On June 4, 2020, the Massachusetts Office of the Attorney General (AGO) filed a petition with the Department of Public Utilities (DPU) requesting that the DPU open an investigation “to assess the future of local gas distribution company (LDC) operations and planning in light of the Commonwealth’s legally binding statewide limit of net-zero greenhouse gas (GHG) emissions by 2050.” Citing Massachusetts’ Global Warming Solutions Act, and the Executive Office of Energy and Environmental Affairs’ Determination of Statewide Emissions Limit for 2020, which established the net-zero by 2050 target, the AGO asserts that implementing policies to achieve the Commonwealth’s emissions reduction goals will profoundly impact gas distribution system management, operations, and rates.
In explaining the context of its request for an investigation, the AGO notes that the California Public Utilities Commission and the New York Public Service Commission each commenced similar proceedings earlier this year. The AGO further invokes Massachusetts’ historic role and standing as a “national leader in climate action” in arguing that the DPU should act now.
The AGO’s petition proposes a two-phase investigation. In the first phase, the LDCs would submit detailed economic analyses and business plans that would address the challenges that they would face in a substantially decarbonized economy. This phase would include opportunities for stakeholder input and might also include DPU-sponsored workshops or working groups. The second phase would review proposed regulatory, legislative, and policy initiatives on which interested stakeholders could provide comments.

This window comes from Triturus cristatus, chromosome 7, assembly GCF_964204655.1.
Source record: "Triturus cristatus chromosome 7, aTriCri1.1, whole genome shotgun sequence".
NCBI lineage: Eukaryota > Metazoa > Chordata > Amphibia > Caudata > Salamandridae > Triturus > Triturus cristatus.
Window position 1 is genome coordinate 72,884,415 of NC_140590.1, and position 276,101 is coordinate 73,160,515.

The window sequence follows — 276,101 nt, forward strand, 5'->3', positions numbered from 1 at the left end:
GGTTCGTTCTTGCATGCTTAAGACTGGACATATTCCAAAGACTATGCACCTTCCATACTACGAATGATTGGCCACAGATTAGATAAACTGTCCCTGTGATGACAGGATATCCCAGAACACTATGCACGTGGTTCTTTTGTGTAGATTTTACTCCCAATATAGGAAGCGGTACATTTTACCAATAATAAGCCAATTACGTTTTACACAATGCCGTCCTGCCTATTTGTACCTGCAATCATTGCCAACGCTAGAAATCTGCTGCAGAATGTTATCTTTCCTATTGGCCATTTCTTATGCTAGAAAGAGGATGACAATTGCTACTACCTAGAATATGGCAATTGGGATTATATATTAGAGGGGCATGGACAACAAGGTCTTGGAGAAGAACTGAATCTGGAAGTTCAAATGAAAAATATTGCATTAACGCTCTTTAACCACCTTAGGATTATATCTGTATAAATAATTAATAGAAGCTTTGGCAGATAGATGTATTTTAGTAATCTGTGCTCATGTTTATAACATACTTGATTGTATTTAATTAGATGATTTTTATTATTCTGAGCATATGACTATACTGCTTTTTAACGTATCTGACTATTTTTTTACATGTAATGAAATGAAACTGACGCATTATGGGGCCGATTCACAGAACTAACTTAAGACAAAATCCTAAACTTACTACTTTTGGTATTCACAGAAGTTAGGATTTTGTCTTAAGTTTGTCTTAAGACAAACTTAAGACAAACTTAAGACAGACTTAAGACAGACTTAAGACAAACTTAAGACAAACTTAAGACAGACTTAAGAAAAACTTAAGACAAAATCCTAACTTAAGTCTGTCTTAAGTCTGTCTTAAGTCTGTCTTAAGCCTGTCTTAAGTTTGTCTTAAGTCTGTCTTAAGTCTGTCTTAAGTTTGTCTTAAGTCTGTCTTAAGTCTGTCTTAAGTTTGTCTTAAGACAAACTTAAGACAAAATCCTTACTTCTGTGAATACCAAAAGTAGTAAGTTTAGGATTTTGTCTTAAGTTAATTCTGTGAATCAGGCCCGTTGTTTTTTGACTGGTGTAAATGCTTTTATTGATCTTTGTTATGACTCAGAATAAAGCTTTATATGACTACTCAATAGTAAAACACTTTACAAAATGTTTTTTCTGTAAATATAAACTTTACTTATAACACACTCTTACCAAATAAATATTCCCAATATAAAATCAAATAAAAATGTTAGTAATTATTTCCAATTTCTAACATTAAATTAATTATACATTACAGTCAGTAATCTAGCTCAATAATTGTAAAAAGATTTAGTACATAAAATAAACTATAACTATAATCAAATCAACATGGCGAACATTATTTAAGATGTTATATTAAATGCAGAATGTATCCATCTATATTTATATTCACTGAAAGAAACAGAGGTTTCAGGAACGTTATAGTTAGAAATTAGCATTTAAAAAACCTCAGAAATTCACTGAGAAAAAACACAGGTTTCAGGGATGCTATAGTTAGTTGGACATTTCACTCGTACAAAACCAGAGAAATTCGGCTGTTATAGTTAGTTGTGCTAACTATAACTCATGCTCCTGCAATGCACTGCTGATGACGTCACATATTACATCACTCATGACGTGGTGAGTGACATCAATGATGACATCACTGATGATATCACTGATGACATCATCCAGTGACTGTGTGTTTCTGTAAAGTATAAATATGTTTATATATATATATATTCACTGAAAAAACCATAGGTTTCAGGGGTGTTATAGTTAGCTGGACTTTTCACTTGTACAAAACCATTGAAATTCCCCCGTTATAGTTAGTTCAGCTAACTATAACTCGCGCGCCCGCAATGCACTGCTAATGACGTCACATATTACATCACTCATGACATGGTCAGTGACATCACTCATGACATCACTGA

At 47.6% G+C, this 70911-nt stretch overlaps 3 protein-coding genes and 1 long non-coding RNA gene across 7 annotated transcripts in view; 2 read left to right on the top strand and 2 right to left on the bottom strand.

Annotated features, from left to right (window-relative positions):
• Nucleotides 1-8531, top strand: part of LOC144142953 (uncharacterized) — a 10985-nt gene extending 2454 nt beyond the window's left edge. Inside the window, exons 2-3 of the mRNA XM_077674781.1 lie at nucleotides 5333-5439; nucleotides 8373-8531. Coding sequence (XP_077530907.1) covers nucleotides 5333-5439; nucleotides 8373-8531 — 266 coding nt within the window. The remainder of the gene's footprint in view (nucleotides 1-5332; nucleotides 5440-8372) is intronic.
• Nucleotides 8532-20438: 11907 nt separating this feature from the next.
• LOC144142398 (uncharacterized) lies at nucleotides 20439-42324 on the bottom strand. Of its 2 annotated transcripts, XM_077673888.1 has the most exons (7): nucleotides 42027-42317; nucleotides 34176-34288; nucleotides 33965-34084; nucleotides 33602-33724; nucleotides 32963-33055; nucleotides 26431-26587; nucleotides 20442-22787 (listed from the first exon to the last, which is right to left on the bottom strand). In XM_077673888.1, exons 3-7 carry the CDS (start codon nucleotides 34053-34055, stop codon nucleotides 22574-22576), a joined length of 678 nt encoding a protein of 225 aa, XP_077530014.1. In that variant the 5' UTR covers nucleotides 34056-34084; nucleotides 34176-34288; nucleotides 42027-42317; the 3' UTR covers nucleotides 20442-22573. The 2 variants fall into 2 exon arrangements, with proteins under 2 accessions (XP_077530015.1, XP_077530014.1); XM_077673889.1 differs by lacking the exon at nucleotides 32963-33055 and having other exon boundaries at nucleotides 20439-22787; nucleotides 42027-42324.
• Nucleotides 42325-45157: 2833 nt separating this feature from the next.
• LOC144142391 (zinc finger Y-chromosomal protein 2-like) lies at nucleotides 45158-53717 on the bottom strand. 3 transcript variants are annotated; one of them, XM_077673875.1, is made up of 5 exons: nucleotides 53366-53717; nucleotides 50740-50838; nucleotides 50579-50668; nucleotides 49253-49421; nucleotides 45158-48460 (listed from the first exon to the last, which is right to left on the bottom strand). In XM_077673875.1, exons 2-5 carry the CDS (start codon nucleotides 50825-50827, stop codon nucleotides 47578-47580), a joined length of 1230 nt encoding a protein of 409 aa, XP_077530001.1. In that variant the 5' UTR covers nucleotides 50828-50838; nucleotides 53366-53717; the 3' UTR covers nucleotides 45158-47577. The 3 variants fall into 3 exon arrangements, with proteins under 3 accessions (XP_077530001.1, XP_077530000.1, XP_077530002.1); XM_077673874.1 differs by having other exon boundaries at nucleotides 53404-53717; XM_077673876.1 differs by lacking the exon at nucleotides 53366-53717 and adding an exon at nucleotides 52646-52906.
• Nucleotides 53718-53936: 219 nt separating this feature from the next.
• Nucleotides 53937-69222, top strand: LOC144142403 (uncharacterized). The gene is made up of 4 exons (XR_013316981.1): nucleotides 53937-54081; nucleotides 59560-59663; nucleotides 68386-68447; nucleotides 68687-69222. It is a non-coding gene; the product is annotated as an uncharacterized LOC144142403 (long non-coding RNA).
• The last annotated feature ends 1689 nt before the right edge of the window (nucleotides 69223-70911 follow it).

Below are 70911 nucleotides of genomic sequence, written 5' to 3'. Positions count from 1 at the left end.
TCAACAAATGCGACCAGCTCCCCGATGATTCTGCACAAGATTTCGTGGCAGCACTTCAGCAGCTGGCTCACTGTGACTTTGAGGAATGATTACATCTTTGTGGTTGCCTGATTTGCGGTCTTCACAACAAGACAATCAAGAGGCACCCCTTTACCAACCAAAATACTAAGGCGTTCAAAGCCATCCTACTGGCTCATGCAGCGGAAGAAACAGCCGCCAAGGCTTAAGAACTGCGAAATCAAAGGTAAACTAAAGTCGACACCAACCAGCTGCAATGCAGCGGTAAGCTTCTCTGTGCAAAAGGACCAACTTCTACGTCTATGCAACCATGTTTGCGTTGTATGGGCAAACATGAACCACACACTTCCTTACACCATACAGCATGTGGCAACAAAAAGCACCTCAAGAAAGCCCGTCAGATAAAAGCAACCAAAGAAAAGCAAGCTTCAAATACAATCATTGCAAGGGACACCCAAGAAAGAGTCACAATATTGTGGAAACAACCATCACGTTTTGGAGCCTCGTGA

In making its case that the Commonwealth needs a forum for public discussion of these issues, the AGO poses several questions that the DPU could consider in an investigatory proceeding. These include: (1) How much additional LDC investment is prudent in the next 30 years to ensure a safe and reliable gas distribution system? (2) Should the Department adjust its guidelines for review of gas LDCs’ forecast and supply plans to require additional long-term forecast data? and (3) How should the Department account for affordability concerns, particularly when the number of gas customers decline as the Commonwealth electrifies its heating sector? Industry groups and environmental and consumer protection organizations have already expressed interest in responding to these questions.